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Lawyers are not Gatekeepers: Do You Want Your Lawyer To Be Horatius Or Atticus Finch?

I was profoundly disheartened by these recent remarks by SEC Commissioner Kara M. Stein:

Are we treating lawyers differently from other gatekeepers, such as accountants?  I think we should carefully review the role that lawyers play in our markets, with a view towards how they can better help deter misconduct and prevent fraud.

We should be considering attestations in new areas.  Should there be one for registered municipal advisors?  Or one for lawyers on the accuracy of issuer disclosures?

Lawyers should be treated differently from accountants because their roles and professional obligations are fundamentally different.  Simply put, lawyers are not gatekeepers.  To foist the role of gatekeeper on private attorneys undermines the critical role that lawyers play in our polity as advocates for their clients and checks on the government.  The former Soviet Union had lawyers, but they all worked for the government.  By labeling lawyers as gatekeepers and threatening enforcement, the government is in effect saying “you work for us”.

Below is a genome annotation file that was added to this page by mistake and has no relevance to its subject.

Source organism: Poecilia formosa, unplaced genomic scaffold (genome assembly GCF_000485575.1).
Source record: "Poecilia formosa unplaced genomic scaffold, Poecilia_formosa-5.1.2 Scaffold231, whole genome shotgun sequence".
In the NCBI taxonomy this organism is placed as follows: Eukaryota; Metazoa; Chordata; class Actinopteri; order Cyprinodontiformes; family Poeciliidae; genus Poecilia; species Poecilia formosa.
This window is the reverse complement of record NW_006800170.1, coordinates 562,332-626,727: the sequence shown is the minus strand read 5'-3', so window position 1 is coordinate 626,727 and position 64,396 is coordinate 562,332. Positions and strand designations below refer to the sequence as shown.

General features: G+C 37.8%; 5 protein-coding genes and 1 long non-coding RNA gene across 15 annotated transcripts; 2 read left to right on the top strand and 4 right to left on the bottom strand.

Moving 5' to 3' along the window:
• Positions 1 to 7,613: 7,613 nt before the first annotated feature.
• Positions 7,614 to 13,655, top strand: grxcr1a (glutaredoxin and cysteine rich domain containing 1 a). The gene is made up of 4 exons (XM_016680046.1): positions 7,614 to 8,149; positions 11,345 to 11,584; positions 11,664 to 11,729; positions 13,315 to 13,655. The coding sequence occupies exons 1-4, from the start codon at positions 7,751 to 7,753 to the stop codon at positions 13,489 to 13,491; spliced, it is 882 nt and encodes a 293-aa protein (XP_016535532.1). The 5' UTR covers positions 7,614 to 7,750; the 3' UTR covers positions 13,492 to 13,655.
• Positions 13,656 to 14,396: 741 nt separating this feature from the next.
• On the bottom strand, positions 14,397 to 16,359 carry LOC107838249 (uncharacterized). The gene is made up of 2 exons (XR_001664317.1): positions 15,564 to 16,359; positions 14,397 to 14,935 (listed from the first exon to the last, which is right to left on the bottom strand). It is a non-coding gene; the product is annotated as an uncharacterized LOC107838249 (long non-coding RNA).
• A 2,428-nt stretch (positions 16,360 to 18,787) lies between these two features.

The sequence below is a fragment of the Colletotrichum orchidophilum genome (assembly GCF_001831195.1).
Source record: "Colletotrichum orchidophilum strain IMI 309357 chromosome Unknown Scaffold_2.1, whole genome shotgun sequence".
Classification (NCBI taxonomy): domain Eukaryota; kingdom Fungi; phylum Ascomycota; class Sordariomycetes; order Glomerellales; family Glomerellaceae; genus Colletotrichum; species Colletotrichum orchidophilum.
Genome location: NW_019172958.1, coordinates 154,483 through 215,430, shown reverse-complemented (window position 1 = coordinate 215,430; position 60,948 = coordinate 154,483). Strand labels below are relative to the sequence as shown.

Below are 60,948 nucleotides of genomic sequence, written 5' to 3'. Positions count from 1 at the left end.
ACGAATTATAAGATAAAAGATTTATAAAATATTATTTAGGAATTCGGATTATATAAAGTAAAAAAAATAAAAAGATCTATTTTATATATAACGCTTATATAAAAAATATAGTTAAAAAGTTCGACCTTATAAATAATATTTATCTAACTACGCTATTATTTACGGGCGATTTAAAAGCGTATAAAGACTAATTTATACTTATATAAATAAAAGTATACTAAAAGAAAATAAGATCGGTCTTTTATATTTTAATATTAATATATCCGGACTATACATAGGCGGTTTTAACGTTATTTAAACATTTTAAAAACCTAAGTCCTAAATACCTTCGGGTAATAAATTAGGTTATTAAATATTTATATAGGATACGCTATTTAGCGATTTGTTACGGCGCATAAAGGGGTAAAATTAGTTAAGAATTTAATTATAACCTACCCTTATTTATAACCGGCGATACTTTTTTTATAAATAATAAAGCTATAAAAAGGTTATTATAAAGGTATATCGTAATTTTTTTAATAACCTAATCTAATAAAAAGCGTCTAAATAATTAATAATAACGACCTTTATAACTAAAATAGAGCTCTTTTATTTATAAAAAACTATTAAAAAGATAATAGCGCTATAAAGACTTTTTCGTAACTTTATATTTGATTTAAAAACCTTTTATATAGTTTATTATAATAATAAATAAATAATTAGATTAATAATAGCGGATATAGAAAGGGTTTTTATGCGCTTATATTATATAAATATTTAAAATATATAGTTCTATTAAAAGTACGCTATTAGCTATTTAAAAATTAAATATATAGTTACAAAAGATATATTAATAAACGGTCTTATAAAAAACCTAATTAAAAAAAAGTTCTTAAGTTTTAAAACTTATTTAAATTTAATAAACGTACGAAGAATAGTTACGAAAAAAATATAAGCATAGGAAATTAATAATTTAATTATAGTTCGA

A few years back, I wrote in A Washington Fable for Our Time:

As a former state securities regulator, I am deeply troubled by securities fraud and corporate malfeasance. However, I also fear the current regulatory assault upon the attorney-client relationship.  In a free society, we must be free to seek the advice and counsel of private attorneys who are bound to maintain the trust and confidentiality of the attorney-client relationship. As a profession, we have in large measure stood by silently as our historic obligations to our clients have been eroded.  We must speak up before it is too late.

I hope that you will read the entire piece.

© 2010-2020 Allen Matkins Leck Gamble Mallory & Natsis LLP National Law Review, Volume IV, Number 157

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About this Author

Keith Paul Bishop, Corporate Transactions Lawyer, finance securities attorney, Allen Matkins Law Firm
Partner

Keith Paul Bishop is a partner in Allen Matkins' Corporate and Securities practice group, and works out of the Orange County office. He represents clients in a wide range of corporate transactions, including public and private securities offerings of debt and equity, mergers and acquisitions, proxy contests and tender offers, corporate governance matters and federal and state securities laws (including the Sarbanes-Oxley Act of 2002 and the Dodd-Frank Act), investment adviser, financial services regulation, and California administrative law. He regularly advises clients...

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